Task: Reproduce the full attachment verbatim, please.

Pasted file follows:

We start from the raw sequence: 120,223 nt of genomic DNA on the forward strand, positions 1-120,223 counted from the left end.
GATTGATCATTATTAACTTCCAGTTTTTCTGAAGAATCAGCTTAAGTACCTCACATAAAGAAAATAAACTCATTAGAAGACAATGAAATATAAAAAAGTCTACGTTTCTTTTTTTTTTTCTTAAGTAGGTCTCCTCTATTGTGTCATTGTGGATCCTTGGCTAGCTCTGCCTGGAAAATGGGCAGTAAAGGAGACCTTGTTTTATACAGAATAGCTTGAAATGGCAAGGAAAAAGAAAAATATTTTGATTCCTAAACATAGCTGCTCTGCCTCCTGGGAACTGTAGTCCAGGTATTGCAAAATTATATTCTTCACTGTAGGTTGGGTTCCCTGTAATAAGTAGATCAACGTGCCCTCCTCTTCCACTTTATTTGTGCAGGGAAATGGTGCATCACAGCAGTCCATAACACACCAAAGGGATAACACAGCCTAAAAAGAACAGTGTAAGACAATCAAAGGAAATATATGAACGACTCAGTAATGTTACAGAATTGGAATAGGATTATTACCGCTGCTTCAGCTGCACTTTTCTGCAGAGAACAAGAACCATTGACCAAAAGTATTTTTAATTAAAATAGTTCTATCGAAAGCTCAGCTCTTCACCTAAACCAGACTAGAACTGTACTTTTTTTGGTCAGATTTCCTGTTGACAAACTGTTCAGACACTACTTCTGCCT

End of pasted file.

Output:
We start from the raw sequence: 120,223 nt of genomic DNA on the forward strand, positions 1-120,223 counted from the left end.
GATTGATCATTATTAACTTCCAGTTTTTCTGAAGAATCAGCTTAAGTACCTCACATAAAGAAAATAAACTCATTAGAAGACAATGAAATATAAAAAAGTCTACGTTTCTTTTTTTTTTTCTTAAGTAGGTCTCCTCTATTGTGTCATTGTGGATCCTTGGCTAGCTCTGCCTGGAAAATGGGCAGTAAAGGAGACCTTGTTTTATACAGAATAGCTTGAAATGGCAAGGAAAAAGAAAAATATTTTGATTCCTAAACATAGCTGCTCTGCCTCCTGGGAACTGTAGTCCAGGTATTGCAAAATTATATTCTTCACTGTAGGTTGGGTTCCCTGTAATAAGTAGATCAACGTGCCCTCCTCTTCCACTTTATTTGTGCAGGGAAATGGTGCATCACAGCAGTCCATAACACACCAAAGGGATAACACAGCCTAAAAAGAACAGTGTAAGACAATCAAAGGAAATATATGAACGACTCAGTAATGTTACAGAATTGGAATAGGATTATTACCGCTGCTTCAGCTGCACTTTTCTGCAGAGAACAAGAACCATTGACCAAAAGTATTTTTAATTAAAATAGTTCTATCGAAAGCTCAGCTCTTCACCTAAACCAGACTAGAACTGTACTTTTTTTGGTCAGATTTCCTGTTGACAAACTGTTCAGACACTACTTCTGCCT